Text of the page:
- A tip temperature of at least 200˚F
- A wide nozzle head
- Water capacity of at least 2 gal or continuous fill
While treating with steam seems like a straightforward procedure on the surface, there is definitely an amount of skill required to do an effective and safe job.
The post on steam cleaners has all of the nitty gritty details you’ll need to steam like a pro without damaging your home, I highly recommend giving it a read.
If you’re interested in my top recommendation, give my review of the Vapamore RM100 Primo a read.
Always be aware when using a steamer, the hot steam can hurt you too.
Keep in mind that as a contact killer, bed bugs already dug deep into furniture and walls will be safe from your steaming efforts.
This is why you should be using a residual killer like diatomaceous earth or CimeXa in conjunction with steam to make a real dent in bed bug populations.
Contact and Residual Bed Bug Sprays
They are one of the best ways to deal with a large population. Applying contact sprays helps cut down a chunk of easily accessed bed bugs, meaning that their reproduction and feeding slows down significantly.
|Steri-Fab||Pyrethroid, Isopropyl Alcohol||No||N/A||4.2 / 5||$$||Review|
|JT Eaton||Pyrethrin, Piperonyl Butoxide||No||N/A||3.8 / 5||$||Review|
|JT Eaton II||Deltamethrin||No||N/A||2.8 / 5||$||Review|
|Ecoraider||Geraniol, Cedar Extract, Sodium Lauryl Sulfate||Yes||2 Weeks||4.8 / 5||$$$||Review|
|Bed Bug Patrol||Euginia Carophylla, Mentha Piperita, Sodium Lauryl Sulphate||Yes||N/A||3.6 / 5||$$||Review|
|Bedlam Aerosol||Pyrethroid, N-Octyl Bicycloheptene Dicarboximide||No||2 Weeks||2.8 / 5||$$||Review|
They require direct contact with bed bugs to be effective, meaning that there must be a heavy enough infestation that they can be readily found in clusters. You’re going to have to hunt them down.
Residual sprays are effective at any point in an infestation.
By strategically applying a field of residual sprays, you have the potential to protect yourself for months with any added effort. There are even natural solutions that work very, very, well.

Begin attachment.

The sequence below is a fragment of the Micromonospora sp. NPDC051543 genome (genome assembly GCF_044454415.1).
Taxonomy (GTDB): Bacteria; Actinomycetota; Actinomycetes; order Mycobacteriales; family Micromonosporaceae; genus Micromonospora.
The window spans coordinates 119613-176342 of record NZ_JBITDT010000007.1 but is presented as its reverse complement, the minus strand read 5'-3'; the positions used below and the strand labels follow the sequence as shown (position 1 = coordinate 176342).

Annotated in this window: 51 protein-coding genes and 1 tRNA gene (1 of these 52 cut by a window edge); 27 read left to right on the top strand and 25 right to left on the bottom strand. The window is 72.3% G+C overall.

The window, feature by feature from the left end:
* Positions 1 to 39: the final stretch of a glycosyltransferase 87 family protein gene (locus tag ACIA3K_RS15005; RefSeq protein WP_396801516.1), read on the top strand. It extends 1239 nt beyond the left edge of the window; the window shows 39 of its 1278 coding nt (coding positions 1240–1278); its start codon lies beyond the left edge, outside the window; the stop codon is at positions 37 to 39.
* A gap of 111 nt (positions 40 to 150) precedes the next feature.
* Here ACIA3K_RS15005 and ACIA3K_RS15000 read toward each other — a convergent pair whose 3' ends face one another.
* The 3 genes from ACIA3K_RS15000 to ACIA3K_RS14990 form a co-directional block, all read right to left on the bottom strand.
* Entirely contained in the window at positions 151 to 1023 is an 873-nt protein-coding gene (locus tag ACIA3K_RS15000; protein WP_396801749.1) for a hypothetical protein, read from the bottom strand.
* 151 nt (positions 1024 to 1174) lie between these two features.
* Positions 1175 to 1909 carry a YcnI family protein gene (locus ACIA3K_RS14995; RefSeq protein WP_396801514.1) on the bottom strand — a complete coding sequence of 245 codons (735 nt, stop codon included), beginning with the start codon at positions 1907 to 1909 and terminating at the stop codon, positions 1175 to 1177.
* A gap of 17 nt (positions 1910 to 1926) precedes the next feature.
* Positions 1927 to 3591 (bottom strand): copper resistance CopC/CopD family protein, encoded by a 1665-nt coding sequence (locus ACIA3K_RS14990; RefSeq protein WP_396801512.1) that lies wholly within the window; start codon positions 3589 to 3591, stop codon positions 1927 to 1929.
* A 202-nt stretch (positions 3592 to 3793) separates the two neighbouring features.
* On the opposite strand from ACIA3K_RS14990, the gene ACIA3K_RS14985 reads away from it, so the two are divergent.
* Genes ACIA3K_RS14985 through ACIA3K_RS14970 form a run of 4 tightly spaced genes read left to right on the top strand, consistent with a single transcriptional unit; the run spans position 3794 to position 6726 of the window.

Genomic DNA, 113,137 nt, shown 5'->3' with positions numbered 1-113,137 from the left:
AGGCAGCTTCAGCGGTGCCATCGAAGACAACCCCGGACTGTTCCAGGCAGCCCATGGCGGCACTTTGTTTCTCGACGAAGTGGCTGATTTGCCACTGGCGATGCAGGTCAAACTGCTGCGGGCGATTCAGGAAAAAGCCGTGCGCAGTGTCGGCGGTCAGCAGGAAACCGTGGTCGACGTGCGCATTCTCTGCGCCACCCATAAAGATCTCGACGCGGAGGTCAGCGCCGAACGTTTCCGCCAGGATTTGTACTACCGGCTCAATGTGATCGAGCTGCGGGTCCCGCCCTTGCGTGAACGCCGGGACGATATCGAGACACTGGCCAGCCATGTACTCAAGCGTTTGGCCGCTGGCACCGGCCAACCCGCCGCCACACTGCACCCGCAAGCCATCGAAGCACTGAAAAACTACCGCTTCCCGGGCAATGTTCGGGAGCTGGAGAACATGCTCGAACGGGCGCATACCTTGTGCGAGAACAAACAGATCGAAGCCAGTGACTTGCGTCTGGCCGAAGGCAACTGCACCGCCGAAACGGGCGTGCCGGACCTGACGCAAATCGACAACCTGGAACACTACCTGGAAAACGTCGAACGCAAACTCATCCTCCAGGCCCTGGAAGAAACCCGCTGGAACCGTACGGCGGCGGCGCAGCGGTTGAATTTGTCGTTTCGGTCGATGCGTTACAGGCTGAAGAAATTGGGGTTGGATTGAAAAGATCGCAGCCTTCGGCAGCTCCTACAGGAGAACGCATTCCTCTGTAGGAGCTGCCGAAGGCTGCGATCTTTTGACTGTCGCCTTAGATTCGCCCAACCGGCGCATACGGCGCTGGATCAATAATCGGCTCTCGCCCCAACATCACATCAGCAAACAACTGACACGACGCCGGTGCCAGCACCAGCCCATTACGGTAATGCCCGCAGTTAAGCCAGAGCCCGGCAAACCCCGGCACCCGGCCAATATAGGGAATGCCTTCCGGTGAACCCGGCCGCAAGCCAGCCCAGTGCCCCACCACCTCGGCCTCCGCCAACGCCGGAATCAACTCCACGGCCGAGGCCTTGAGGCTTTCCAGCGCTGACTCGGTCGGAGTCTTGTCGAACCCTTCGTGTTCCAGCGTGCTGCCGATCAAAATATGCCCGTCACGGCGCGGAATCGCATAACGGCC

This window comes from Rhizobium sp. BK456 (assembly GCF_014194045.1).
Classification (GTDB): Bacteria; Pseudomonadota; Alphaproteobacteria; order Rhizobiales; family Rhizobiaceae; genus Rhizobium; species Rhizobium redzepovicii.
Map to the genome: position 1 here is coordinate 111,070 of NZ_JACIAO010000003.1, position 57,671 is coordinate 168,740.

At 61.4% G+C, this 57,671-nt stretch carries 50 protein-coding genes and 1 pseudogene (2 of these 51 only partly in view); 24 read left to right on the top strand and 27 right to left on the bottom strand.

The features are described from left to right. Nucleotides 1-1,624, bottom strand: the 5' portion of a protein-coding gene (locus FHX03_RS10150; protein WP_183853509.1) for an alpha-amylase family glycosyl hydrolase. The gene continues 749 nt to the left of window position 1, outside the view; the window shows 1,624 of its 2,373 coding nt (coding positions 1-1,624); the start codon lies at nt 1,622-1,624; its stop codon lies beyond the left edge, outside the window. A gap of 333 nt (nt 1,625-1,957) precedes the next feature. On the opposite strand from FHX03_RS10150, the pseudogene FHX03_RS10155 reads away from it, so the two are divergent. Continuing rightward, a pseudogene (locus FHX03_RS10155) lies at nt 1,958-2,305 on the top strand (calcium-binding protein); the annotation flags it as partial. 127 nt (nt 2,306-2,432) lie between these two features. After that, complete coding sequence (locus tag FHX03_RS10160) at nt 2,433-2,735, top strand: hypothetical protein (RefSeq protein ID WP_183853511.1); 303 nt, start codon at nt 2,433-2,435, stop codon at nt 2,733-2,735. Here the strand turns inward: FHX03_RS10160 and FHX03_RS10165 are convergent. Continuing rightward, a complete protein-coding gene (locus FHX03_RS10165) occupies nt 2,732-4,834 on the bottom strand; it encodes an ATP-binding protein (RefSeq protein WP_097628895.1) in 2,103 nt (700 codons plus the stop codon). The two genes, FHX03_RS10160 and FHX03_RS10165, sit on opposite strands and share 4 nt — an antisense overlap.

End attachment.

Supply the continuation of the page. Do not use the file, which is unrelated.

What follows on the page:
Here are the best residual sprays around today:
|Ecoraider||Geraniol, Cedar Extract, Sodium Lauryl Sulfate||Yes||2 Weeks||4.6 / 5||$$$||Review|
|Temprid SC||Imidacloprid, Beta-Cyfluthrin||No||6 Months||5.0 / 5||$$$$||Review|
|Temprid Ready||Imidacloprid, Beta-Cyfluthrin||No||6 Months||4.6 / 5||$$$||Review|
|Bedlam Aerosol||Pyrethroid, N-Octyl Bicycloheptene Dicarboximide||No||2 Weeks||2.8 / 5||$$||Review|
|Bedlam Plus||Pyrethroid, N-Octyl Bicycloheptene Dicarboximide, Imidacloprid||No||2 Weeks||3.4 / 5||$$$||Review|
|JT Eaton 217||Pyrethrin, Pyrethroid, Pipronyl Butoxide||No||12 Weeks||3.8 / 5||$||Review|
|Phantom II||Chlorfenapyr||No||4 Weeks||3.6 / 5||$$||Review|
The section on finding bed bugs at home on the symptoms page will give you an idea of where to look.
DIY Bed Bug Sprays
Alcohol and soap sprays are only somewhat effective and do not eliminate eggs.
Extra care should be taken when spraying with alcohol as at such high concentrations the spray is highly flammable and makes anything it contacts similarly combustible.
There is no safe and common home product or spray that will reliably kill bed bugs at all their stages. Alcohol and windex are no substitute for purpose-made chemicals.
Popular and Natural Sprays
None of these sprays have any lasting effects once dry.
Residual sprays offer a solution to the time between treatments.
Utilizing potent chemicals cocktails that target a variety of bed bug vitals, modern residual sprays last for months at a time and are designed to bypass resistance through a perfect mix of pesticides.
These chemicals can even be passed from bug-to-bug and are completely lethal with nothing more than a thin layer on the surface of targeted bed bug hotspots.
When applied correctly, residual sprays are an invaluable and affordable resource in the bed bug fighter’s toolkit that will ward off other bugs as a happy side-effect.
For all the details on bed bug sprays, give the page dedicated to the topic a visit!
A combination of periodically applied sprays and a potent residual killer such as bed bug powders should be used to really impact bed bug populations.
Bed Bug Powders
The most popular bed bug powders on the market are natural desiccants.
You’ve probably encountered desiccants in one form or another in the wild. The little packets of silica beads found in some snacks are just one example of them in action.